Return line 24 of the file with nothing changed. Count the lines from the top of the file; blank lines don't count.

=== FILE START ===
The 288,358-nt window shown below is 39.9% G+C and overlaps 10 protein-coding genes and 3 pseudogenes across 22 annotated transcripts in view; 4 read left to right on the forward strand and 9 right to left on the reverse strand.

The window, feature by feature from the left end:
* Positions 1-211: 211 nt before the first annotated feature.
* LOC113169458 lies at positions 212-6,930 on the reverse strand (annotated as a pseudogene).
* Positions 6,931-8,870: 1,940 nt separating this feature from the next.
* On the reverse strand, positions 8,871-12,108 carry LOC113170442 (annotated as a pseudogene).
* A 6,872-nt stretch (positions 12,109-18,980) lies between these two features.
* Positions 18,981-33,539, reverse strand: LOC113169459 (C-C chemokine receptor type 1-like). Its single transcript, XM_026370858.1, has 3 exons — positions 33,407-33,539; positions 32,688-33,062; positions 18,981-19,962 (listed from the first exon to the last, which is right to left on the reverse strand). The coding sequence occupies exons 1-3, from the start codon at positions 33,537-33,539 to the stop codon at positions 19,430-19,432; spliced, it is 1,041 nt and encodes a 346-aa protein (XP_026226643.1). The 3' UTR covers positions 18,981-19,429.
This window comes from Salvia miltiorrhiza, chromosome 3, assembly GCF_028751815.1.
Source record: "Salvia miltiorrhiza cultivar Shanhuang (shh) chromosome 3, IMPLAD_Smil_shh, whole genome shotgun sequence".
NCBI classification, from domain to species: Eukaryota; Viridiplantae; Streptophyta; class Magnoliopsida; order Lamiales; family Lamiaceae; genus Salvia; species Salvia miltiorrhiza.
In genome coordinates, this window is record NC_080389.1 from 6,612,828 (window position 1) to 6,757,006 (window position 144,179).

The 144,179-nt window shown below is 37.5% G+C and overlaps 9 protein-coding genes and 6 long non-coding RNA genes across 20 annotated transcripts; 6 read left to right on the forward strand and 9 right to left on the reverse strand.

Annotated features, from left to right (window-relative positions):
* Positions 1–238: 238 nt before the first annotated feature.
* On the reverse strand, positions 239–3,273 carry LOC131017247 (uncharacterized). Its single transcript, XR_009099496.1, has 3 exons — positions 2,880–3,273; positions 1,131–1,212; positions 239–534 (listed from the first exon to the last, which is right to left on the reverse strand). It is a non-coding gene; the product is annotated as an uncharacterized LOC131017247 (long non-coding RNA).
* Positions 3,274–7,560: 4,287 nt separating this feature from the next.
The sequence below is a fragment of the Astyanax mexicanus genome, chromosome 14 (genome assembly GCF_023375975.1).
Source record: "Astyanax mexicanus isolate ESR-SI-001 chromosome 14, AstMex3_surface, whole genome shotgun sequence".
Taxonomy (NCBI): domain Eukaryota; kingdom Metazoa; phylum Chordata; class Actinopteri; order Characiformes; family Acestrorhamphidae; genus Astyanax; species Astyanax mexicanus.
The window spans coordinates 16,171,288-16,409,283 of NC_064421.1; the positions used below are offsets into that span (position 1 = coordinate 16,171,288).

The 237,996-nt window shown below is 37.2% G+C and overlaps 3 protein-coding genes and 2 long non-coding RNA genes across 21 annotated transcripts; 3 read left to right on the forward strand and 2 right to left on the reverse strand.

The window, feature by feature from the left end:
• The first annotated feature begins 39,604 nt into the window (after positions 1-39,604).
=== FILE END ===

• The first annotated feature begins 39,604 nt into the window (after positions 1-39,604).